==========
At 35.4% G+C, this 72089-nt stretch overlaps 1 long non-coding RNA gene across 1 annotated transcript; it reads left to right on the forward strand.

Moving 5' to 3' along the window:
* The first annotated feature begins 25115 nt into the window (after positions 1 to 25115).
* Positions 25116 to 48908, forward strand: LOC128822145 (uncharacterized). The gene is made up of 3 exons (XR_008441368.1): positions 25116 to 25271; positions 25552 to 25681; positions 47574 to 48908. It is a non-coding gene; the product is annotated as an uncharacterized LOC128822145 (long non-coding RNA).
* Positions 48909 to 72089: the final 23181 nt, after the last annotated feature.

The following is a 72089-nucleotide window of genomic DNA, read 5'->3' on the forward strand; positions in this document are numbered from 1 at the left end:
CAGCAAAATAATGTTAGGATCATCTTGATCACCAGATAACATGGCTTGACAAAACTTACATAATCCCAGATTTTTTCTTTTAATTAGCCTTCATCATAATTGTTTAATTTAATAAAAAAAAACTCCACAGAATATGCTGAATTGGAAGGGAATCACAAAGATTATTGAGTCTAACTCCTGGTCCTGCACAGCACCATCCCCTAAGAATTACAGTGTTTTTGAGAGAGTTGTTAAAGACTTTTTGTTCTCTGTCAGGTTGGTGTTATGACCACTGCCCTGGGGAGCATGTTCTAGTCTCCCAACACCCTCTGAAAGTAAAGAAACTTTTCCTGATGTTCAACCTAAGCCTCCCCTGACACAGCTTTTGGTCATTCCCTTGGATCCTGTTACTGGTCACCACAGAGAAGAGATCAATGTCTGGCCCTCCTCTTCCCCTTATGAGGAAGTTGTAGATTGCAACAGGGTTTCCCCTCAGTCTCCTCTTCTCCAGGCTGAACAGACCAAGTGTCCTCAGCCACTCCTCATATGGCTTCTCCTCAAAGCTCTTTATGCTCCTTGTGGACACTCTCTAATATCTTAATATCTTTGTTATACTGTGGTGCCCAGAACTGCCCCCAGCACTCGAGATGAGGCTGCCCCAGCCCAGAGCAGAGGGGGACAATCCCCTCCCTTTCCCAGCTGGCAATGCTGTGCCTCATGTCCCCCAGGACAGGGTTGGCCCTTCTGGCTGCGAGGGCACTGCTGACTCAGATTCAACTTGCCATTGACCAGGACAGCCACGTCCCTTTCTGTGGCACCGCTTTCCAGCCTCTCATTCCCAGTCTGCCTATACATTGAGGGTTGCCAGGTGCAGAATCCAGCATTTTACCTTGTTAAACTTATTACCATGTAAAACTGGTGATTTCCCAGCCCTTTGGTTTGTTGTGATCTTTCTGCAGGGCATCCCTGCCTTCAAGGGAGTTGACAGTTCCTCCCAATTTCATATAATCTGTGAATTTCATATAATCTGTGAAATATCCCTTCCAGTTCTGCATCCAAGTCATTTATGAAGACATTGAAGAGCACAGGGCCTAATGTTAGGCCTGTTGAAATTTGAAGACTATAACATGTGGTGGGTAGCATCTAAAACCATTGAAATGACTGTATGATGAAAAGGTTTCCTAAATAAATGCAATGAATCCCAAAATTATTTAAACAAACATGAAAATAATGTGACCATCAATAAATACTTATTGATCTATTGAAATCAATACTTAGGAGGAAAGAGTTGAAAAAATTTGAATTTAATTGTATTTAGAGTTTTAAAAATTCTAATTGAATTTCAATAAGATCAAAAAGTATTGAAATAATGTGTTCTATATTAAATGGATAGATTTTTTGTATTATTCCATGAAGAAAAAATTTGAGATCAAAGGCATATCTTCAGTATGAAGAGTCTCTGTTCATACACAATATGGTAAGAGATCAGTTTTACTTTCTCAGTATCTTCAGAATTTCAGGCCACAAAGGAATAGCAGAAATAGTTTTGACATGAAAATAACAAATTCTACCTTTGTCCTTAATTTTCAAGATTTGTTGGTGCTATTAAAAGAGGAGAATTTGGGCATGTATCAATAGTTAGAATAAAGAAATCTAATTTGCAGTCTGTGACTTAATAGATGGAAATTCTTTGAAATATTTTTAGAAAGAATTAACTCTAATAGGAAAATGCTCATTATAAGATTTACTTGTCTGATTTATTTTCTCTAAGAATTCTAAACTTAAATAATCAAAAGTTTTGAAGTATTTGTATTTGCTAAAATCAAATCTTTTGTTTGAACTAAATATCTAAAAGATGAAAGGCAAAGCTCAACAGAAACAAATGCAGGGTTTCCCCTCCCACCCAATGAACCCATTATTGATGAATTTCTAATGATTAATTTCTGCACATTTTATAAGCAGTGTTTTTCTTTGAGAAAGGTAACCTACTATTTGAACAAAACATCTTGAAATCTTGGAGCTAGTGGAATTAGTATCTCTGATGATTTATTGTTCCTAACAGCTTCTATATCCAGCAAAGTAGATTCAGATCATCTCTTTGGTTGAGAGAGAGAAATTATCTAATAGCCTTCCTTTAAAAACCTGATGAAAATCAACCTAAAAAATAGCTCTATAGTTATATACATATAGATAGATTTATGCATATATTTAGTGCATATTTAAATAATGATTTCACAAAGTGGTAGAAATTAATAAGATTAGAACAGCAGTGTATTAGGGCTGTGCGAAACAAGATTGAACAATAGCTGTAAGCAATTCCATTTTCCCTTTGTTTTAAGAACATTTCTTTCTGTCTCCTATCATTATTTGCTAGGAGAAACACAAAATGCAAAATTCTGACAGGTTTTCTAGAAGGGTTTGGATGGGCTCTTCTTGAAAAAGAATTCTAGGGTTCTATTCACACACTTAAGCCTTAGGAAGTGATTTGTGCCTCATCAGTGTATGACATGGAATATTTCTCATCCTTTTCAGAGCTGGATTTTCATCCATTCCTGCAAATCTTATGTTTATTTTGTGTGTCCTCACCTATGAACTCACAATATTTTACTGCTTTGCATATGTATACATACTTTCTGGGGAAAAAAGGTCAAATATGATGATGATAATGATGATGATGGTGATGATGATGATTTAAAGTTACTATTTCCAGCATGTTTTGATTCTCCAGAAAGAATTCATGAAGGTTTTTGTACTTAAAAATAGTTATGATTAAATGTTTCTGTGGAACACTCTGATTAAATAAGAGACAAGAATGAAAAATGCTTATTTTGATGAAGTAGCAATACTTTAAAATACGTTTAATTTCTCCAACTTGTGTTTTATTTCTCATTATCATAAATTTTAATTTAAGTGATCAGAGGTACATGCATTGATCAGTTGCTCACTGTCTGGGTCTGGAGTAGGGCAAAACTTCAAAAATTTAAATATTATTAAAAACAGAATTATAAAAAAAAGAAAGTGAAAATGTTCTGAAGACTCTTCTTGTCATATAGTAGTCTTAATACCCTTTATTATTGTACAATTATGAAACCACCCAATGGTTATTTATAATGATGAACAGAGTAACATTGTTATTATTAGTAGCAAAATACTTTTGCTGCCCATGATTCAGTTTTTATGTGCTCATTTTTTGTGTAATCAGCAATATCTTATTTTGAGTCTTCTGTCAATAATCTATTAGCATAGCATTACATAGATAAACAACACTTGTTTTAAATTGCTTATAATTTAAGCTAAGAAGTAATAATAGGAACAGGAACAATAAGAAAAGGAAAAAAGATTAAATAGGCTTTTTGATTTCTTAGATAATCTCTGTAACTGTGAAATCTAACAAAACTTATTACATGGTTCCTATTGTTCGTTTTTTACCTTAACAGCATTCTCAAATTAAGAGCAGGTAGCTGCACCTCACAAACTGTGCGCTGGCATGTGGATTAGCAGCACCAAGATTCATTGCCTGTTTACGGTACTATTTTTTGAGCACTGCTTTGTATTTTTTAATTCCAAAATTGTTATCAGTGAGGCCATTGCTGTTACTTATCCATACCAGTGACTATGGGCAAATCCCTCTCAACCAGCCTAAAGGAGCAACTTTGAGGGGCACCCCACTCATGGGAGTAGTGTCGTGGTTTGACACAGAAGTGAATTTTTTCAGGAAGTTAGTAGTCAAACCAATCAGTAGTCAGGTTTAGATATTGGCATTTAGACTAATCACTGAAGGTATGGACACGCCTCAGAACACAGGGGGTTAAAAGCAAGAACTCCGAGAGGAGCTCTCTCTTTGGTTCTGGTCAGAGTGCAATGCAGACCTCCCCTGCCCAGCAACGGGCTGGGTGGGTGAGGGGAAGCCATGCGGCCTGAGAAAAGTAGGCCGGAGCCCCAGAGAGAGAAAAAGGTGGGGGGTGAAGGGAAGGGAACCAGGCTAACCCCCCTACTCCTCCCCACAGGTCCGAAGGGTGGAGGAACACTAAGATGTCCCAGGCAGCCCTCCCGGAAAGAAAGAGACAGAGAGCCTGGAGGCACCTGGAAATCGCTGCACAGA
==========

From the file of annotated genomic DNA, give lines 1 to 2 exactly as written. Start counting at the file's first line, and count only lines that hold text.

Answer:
At 35.4% G+C, this 72089-nt stretch overlaps 1 long non-coding RNA gene across 1 annotated transcript; it reads left to right on the forward strand.

Moving 5' to 3' along the window: